As per section 56(2)(viii), any income by way of interest received on compensation or on enhanced compensation, as the case may be, shall be chargeable to tax under the head ‘Income from other sources‘, and as per section 145B(1) such income shall be deemed to be the income of the year in which it is received, irrespective of the method of accounting followed by the assessee.
Up to assessment year 2010-11, such interest was taxable on due basis as per Supreme Court’s decision in the case of Rama Bai v. CIT (1990) 181 ITR 400 (SC).
The statutory provisions for the income in the nature of ‘Interest received on compensation or on enhanced compensation’ were brought to Income Tax by the Finance Act, 2009. When these provisions were introduced, the Memorandum explaining the provisions of the Finance Bill, 2009 had this to say:
Rationalization of provisions for taxation of interest received on delayed compensation or enhanced compensation
The existing provisions of Income-tax Act provide that income chargeable under the head “Profits and gains of business or profession” or “Income from other sources”, shall be computed in accordance with either cash or mercantile system of accounting regularly employed by the assessee. Further, the Hon’ble Supreme Court, in the case of Rama Bai v. CIT (1990) 181 ITR 400) has held that arrears of interest computed on delayed or enhanced compensation shall be taxable on accrual basis. This has caused undue hardship to taxpayers.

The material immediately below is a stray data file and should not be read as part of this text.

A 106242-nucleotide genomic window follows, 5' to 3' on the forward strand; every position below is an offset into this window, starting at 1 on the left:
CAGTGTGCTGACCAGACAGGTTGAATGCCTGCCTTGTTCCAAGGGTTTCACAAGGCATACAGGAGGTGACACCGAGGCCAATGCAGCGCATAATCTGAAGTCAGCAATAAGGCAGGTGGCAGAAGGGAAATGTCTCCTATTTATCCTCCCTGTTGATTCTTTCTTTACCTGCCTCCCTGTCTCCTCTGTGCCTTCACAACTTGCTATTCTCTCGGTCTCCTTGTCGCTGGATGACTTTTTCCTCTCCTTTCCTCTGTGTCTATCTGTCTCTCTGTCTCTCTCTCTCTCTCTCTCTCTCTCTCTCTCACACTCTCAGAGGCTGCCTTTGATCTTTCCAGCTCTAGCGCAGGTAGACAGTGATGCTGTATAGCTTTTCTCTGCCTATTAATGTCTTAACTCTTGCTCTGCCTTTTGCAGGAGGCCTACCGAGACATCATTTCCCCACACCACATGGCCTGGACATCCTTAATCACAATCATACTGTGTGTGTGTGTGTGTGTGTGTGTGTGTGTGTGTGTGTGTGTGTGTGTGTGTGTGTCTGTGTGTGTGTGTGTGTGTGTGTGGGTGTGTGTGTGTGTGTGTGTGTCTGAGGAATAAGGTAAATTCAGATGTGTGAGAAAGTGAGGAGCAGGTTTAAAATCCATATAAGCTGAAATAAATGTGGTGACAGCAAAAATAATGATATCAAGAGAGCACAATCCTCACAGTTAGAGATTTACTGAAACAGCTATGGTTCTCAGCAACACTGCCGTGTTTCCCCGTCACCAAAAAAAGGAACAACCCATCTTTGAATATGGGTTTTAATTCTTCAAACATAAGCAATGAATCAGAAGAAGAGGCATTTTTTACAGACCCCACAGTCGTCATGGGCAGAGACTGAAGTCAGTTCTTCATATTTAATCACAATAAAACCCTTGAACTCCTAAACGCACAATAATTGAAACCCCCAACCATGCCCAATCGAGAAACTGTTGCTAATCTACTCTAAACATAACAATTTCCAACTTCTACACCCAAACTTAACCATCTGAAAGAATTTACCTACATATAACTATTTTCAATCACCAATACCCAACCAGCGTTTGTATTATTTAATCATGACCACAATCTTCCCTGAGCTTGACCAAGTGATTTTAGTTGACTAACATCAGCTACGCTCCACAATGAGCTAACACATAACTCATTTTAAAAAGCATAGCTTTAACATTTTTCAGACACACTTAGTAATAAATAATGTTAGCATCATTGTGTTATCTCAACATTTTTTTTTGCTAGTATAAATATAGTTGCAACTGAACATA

With a view to mitigate the hardship, it is proposed to amend section 145A to provide that the interest received by an assessee on compensation or enhanced compensation shall be deemed to be his income for the year in which it is received, irrespective of the method of accounting followed by the assessee. Further, it is proposed to insert clause (viii) in section 56(2) to provide that income by way of interest received on compensation or on enhanced compensation referred to in section 145A(2) shall be assessed as “income from other sources” in the year in which it is received. This amendment will take effect from 01.04.2010 and shall accordingly apply in relation to assessment year 1998-99 (wrongly mentioned in the Bill, as it appears; please read as 2010-11) and subsequent assessment years.’’